Adviser - Spring 2016

The history and the journey

How Scrutton Bland became the business it is today

W hat’s in a name? For many firms today, their name has no connection to their product or service. You only have to think of Google, Ocado or Aviva, which mean little in isolation

but those earning over £160 a year would have been liable. So, for example, a lieutenant who earned £355 and seven shillings per year would be liable for income tax and after the tumult of war there were many thousands of people whose financial affairs needed sorting out.

until after some intensive marketing they enter the consciousness of the consumer. But for older firms such as Marks & Spencer, Rolls Royce, John Lewis and Barclays, the company was named after the founders. And so it was with Scrutton Bland. The Scrutton part of Scrutton

Alfred Scrutton’s grandson Tean Butcher still holds the family papers, and says that his grandfather is remembered as an entrepreneur who started Scrutton and Goodchild as a young man in his twenties, when he saw a timely business opportunity. Alfred was one of nine siblings; two of his brothers had died in the war, and tragically his sister Eva, who

Bland dates back to the partnership of Alfred

Scrutton and Francis Goodchild who began their firm in Ipswich in 1919 when they saw that many men returning from the Great War had tax problems. Income tax during the war had risen from a standard rate of 6% in 1914 to an astronomical 30% in 1918. A serviceman would have earned £18 five shillings a year so would not have met the income tax threshold,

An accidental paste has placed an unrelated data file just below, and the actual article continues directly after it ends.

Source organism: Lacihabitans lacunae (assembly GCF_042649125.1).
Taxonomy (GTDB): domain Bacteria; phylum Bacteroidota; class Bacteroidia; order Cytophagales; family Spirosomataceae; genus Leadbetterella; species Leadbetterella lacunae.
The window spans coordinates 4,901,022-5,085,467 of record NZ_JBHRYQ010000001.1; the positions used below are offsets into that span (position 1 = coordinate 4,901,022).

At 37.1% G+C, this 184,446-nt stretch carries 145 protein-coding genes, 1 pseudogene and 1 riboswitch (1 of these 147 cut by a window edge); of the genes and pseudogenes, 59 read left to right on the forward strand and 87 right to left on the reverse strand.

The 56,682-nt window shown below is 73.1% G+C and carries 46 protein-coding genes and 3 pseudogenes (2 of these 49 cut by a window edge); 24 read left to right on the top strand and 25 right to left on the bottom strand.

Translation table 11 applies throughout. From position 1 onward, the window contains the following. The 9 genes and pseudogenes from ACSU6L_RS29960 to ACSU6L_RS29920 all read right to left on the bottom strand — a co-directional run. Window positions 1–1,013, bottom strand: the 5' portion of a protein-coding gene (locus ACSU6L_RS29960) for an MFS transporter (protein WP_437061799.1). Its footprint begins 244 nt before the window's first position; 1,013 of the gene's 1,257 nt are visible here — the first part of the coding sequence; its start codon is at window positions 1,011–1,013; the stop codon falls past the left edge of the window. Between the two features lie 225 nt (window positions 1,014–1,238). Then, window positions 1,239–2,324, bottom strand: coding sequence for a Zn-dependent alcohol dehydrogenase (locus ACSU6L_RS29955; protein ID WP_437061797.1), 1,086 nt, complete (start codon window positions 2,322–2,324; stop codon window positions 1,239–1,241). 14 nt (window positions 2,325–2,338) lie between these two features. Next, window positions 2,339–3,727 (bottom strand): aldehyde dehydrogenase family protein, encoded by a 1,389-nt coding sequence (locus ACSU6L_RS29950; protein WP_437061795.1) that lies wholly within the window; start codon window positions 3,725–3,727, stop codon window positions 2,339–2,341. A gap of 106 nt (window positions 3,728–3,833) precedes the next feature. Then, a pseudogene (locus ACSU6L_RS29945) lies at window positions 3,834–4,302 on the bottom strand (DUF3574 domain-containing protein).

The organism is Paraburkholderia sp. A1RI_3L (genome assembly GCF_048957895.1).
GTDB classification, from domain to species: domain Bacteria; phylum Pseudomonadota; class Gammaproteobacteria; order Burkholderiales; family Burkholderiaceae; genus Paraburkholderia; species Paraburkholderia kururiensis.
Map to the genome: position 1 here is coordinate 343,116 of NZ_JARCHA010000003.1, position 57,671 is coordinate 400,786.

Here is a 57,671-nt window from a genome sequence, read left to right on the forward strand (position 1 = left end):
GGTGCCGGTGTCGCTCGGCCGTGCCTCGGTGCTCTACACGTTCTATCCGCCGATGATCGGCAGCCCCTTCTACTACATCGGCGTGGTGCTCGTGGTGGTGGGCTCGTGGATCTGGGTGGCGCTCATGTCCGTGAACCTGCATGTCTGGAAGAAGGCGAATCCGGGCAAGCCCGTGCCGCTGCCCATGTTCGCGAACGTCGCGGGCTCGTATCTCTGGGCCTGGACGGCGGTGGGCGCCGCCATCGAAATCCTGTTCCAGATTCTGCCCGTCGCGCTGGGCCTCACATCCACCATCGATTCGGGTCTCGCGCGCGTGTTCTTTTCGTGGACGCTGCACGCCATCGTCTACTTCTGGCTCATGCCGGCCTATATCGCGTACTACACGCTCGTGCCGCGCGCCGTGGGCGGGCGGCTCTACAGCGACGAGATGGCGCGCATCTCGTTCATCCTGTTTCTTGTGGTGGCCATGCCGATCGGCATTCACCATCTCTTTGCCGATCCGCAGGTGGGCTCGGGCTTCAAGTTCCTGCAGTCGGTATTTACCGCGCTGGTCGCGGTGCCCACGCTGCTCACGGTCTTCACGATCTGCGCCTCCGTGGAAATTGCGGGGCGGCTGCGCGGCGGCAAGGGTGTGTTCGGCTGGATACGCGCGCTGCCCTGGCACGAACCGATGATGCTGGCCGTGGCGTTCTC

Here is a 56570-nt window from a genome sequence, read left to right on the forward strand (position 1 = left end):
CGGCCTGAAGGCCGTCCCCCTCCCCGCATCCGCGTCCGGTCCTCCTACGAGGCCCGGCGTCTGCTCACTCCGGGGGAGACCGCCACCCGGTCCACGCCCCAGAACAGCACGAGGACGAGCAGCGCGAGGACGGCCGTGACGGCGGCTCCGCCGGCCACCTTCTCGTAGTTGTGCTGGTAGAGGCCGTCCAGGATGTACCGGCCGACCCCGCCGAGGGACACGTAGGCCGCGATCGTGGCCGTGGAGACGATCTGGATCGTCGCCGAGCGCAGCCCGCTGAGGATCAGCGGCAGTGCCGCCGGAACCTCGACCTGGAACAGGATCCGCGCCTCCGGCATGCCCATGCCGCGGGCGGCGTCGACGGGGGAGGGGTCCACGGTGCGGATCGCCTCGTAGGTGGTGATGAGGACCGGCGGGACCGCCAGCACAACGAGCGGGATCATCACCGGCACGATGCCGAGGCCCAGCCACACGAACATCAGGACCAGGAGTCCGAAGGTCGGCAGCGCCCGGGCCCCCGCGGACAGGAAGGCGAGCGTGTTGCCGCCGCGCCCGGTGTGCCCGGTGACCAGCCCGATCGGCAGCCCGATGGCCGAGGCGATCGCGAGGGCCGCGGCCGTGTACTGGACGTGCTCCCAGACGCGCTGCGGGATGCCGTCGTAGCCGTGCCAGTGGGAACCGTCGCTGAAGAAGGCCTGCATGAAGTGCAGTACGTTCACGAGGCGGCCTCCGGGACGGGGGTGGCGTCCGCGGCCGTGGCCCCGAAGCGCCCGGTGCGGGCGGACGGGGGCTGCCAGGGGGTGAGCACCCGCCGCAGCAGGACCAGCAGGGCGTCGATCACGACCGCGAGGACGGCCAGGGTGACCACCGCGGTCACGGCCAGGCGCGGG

was a nurse during the conflict, died in 1919 when the Spanish influenza epidemic swept the country. A strict Methodist and a Freemason, Alfred was teetotal throughout his life, although Tean says “he did lapse a bit in his later years”. His routine was always to have a good lunch with his clients followed by a half hour’s nap in the office, when the staff

Above: Fitzroy House, the new Ipswich offices of Scrutton Bland opened in 2014

had to tiptoe past his door. Alfred gave up practicing accountancy in the 1950s, although he continued to look after his favourite clients until well into his retirement. Scrutton and Goodchild set up their offices at The Thoroughfare in the centre of Ipswich, above what is now Coe’s newsagents and from certain angles and at particular times of the day you can still see the traces of the gold lettering that spelt out the company name.

Scrutton and Goodchild set up their offices at The Thoroughfare in the centre of Ipswich, above what is now Coe’s newsagents


Made with FlippingBook - Online magazine maker